Since my recent post about the curiosities to be found on the roadsides and verges of rural Cambridgeshire I've been on the lookout for similar items. Here are some things I've spotted recently.
At the end of Grantchester Meadows, just before the footpath/cycleway enters the suburbs of Cambridge, is this lovely flowery meadow. It is preserved as an example of a traditional watermeadow and has some attractive flora. Right in the centre of the field stands what looks like a lamppost. And a lamppost is exactly what it is. "What's it doing there, pray tell us, Mr Blogger". Well, in the nineteen-twenties and -thirties this meadow was flooded during the winter months just as it always had been, but not just to encourage an early growth of grass as was the traditional purpose of such watermeadows. During the harshest months of winter there was ice-skating to be had on the payment of 6d for an evenings skating. The lamp was erected to light this improvised ice-rink. The old toll-booth where the money was collected is still standing too.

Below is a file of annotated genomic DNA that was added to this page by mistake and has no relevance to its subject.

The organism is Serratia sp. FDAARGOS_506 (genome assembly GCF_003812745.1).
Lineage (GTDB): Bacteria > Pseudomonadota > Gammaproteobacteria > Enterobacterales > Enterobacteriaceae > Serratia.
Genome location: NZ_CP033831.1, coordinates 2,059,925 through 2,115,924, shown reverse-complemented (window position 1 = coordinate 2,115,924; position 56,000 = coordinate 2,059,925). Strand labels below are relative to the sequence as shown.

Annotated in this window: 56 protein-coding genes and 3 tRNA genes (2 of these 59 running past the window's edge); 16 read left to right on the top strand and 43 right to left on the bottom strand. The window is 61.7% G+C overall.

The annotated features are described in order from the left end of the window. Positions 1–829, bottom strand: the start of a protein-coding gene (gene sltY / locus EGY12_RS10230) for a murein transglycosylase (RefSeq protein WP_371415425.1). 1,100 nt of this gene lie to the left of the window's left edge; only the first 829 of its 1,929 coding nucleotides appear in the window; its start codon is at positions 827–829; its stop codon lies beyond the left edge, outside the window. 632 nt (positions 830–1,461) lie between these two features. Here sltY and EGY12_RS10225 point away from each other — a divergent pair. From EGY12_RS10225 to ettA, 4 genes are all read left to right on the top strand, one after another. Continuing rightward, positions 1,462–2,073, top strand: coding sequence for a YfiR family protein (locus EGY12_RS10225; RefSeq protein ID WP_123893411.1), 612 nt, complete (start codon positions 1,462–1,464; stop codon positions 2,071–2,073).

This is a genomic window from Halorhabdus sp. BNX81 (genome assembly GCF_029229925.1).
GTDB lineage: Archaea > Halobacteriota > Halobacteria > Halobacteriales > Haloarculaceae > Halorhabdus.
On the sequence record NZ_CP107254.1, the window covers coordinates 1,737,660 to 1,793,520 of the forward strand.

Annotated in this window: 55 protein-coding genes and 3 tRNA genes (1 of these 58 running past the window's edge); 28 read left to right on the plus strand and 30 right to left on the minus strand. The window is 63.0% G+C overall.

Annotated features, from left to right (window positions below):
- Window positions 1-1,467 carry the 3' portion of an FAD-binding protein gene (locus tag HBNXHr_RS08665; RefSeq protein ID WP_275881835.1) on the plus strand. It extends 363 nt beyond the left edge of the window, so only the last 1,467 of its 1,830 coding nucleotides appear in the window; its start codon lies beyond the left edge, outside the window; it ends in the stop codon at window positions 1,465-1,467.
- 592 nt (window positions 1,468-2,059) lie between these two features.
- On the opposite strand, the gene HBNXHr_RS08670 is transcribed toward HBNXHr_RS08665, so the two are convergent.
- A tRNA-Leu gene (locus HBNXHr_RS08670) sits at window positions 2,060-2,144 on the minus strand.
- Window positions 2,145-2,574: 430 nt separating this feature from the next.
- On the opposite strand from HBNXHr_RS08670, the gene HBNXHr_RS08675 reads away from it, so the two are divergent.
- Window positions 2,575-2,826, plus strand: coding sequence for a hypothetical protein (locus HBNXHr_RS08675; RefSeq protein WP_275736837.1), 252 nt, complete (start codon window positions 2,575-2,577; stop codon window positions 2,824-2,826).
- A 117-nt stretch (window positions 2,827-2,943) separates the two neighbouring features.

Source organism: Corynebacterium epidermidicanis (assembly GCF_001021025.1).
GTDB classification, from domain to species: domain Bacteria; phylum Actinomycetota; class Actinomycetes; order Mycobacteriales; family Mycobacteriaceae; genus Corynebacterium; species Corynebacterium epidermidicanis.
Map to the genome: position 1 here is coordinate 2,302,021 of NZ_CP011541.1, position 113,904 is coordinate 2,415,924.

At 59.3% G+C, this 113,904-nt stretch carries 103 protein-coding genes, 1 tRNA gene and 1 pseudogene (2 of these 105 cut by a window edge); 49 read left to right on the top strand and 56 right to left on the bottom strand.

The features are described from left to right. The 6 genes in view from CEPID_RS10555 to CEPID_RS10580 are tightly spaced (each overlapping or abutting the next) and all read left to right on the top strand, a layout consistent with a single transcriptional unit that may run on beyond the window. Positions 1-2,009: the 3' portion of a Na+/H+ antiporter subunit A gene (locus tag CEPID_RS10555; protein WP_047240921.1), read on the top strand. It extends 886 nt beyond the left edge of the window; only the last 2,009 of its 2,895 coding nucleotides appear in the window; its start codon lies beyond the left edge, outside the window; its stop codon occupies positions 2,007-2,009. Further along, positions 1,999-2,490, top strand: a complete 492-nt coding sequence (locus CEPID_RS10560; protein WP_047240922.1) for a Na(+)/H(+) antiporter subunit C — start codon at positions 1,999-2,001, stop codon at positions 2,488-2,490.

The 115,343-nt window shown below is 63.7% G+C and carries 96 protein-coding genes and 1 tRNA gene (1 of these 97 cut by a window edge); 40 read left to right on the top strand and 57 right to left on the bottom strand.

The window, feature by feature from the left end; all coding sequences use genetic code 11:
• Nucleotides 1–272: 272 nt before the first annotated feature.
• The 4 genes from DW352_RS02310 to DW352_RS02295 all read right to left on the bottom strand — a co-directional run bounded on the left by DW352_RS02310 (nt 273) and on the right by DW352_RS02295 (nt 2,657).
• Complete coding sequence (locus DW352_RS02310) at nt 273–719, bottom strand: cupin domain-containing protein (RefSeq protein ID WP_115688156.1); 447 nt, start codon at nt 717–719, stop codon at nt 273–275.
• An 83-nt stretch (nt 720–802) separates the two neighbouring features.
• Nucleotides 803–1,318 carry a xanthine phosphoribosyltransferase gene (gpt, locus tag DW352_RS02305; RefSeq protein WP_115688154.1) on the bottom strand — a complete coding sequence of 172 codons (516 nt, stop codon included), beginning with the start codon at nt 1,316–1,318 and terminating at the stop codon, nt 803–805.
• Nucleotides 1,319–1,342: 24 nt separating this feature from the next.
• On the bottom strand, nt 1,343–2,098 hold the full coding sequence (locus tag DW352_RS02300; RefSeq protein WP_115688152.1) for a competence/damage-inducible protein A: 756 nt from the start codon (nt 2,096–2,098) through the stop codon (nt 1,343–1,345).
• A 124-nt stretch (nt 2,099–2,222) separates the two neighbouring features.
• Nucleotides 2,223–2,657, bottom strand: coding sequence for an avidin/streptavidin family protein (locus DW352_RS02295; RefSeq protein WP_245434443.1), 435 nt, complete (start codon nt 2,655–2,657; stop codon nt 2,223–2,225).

The Oldest Milestone
This stone was put in its present position in 1729, that is shortly after the adoption of the standard mile of 1760 yards. Before that the length of a mile varied from one place to another and was often a matter of guesswork. This gave rise to the story of an English traveller in Ireland complaining, "The miles are very long in this part of the country", to which a local replied "Ah, they may be long, sir, but they're also narrow!"
I pass this cottage on my way to work each morning. This morning being Sunday there was no one about so I climbed up onto the low garden wall, peered over the hedge and took this photo. Very twee, I know, but still very pretty.
Stocks And Whipping Post
I also pass these every morning. They date from the days when each parish was responsible for handing out their own punishments to hooligans and ne'er-do-wells. They were last used in 1860 as a punishment for brawling in church. Behind them is the base of a former prayer-cross, where services were held prior to the building of churches.